Tuesday, August 05, 2008

Alexander Solzhenitsyn: 1918-2008 -- conscience of Russia

Father Raymond J. de Souza, "A soldier for morality" (National Post. August 5, 2008):
Alexander Solzhenitsyn, the Russian Nobel laureate who died Sunday, was born in 1918, a year after Lenin's revolution hijacked a historic nation in service of a corrupt modern ideology. Solzhenitsyn would outlive communism in Russia; the Soviet Union died in 1991, the Russian patriot in 2008.

Vindication is rarely so complete in a single lifetime, even one nearly 90 years long. The Soviet gulag in which Solzhenitsyn had been imprisoned for his anti-communism was dismantled in the 1980s; the entire empire would itself be dismantled soon after. To that happy end, Solzhenitsyn made a decisive contribution.

By the time The Gulag Archipelago was published in Paris in 1973, anti-communism in the West was well-established as a geopolitical and military phenomenon. Yet Solzhenitsyn was a critical voice adding another, more profound dimension -namely, that communism was a moral failure, wicked to its core. Apologists for communism who argued that this massacre or that labour camp were only abuses in an otherwise noble project were thoroughly discredited by the sheer volume of details that Solzhenitsyn produced. His argument was that communism needed the gulag, not as some ancillary measure, but as the logical consequence of its assault on human conscience, dignity and liberty. When Ronald Reagan delivered his evil empire speech ten years after The Gulag Archipelago was published, he was summarizing Solzhenitsyn's argument. Communism was not only economically inefficient, politically destabilizing and imperially expansive--it was evil.

... The argument that Solzhenitsyn made at Harvard [in 1978] - the argument he brought with him into his American exile -- was that it is not merely enough to be free, but that freedom must have a purpose. A society that seeks to secure freedoms in law, but nothing more than that, is aiming too low. To be sure, it is better to have freedom than not, but the mere capacity to choose freely does not correspond to our noblest aspirations. It matters what we choose -- that we choose wisely that which is good, and just, and worthy and beautiful.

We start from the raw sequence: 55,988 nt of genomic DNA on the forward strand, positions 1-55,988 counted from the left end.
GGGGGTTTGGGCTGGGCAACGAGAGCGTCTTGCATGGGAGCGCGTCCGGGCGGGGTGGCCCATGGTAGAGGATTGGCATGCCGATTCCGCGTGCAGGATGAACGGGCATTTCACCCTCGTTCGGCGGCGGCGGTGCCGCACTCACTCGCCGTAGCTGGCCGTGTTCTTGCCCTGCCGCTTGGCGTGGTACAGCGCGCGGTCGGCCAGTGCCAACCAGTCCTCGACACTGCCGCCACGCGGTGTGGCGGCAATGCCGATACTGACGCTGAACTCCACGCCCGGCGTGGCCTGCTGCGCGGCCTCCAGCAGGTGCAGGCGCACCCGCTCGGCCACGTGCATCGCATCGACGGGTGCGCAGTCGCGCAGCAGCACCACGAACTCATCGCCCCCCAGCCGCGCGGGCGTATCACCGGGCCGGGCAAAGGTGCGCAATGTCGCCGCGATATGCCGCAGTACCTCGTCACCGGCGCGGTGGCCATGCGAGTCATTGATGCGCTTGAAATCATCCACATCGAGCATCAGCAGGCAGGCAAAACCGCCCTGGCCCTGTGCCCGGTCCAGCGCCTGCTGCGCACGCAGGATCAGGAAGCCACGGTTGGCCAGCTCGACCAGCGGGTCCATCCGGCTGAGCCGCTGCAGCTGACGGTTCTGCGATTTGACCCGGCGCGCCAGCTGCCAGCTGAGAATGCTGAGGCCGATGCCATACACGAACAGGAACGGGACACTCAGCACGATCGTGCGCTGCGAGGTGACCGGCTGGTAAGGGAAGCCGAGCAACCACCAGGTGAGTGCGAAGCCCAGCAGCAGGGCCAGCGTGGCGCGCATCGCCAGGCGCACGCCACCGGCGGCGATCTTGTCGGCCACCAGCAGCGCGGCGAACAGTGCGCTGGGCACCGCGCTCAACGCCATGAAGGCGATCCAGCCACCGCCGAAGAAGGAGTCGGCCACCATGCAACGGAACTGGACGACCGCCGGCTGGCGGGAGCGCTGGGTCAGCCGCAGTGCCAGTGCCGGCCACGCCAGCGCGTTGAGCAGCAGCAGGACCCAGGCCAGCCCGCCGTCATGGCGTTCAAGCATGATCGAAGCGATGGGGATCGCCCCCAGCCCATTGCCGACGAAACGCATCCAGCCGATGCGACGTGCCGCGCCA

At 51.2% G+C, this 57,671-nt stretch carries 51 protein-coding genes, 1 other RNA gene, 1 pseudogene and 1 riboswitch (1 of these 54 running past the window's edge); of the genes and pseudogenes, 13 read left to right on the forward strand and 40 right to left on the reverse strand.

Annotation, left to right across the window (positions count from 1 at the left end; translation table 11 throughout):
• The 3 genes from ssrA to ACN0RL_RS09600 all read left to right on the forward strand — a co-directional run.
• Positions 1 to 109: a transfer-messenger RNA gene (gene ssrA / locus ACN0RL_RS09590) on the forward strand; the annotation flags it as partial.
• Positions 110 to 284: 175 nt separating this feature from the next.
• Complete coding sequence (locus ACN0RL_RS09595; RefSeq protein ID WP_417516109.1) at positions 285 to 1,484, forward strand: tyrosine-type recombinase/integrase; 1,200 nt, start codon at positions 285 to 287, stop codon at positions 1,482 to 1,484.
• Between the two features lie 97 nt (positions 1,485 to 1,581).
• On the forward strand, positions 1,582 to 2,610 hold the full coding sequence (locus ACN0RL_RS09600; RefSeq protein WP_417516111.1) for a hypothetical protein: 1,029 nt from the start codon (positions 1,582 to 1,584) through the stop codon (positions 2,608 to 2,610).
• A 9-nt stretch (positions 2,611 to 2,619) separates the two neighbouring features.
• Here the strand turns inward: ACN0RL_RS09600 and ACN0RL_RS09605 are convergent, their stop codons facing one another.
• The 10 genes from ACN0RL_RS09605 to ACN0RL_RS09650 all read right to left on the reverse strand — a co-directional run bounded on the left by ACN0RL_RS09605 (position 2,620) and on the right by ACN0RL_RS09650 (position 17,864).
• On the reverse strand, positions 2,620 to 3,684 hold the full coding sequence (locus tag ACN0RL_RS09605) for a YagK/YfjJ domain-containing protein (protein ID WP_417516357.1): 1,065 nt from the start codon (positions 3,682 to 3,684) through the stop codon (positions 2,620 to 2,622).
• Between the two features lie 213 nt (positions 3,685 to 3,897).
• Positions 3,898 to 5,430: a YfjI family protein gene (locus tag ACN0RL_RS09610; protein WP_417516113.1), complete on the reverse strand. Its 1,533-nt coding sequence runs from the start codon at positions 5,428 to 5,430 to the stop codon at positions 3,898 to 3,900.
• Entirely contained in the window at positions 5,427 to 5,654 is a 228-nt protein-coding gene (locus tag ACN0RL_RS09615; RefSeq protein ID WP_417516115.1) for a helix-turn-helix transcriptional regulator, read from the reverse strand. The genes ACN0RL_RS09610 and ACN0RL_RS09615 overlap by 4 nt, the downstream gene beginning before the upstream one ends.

Not caring what is chosen, but revelling in the capacity to choose from an ever-expanding array of choices is decadence and corrupting of virtue. That is what Solzhenitsyn argued 30 years ago at Harvard, and he continued that argument in Russia after his triumphant return in 1994. The uncritical embrace of all freedoms, without a corresponding sense of responsibility for what had been chosen, created a new Russia in which much of what was chosen was very corrupt indeed. Solzhenitsyn seemed out of step with the Russia he rediscovered, and perhaps he was unsympathetic to those who were more completely destroyed by the ravages of communism. It was Solzhenitsyn's heroic mission to fight communism his whole life, and he emerged purified. Most of his fellow Russians were simply pulverized by the wickedness they suffered. Their aspirations no longer had much nobility about them.

Solzhenitsyn offered a cultural, moral and religious argument against communism. That communism was eventually defeated not principally by force of arms confirmed both his diagnosis and his therapy. On the great question of his time, he was among the few who saw the problem correctly. And he was among the fewer still who found the right solution.
[Hat tip to E.E.]

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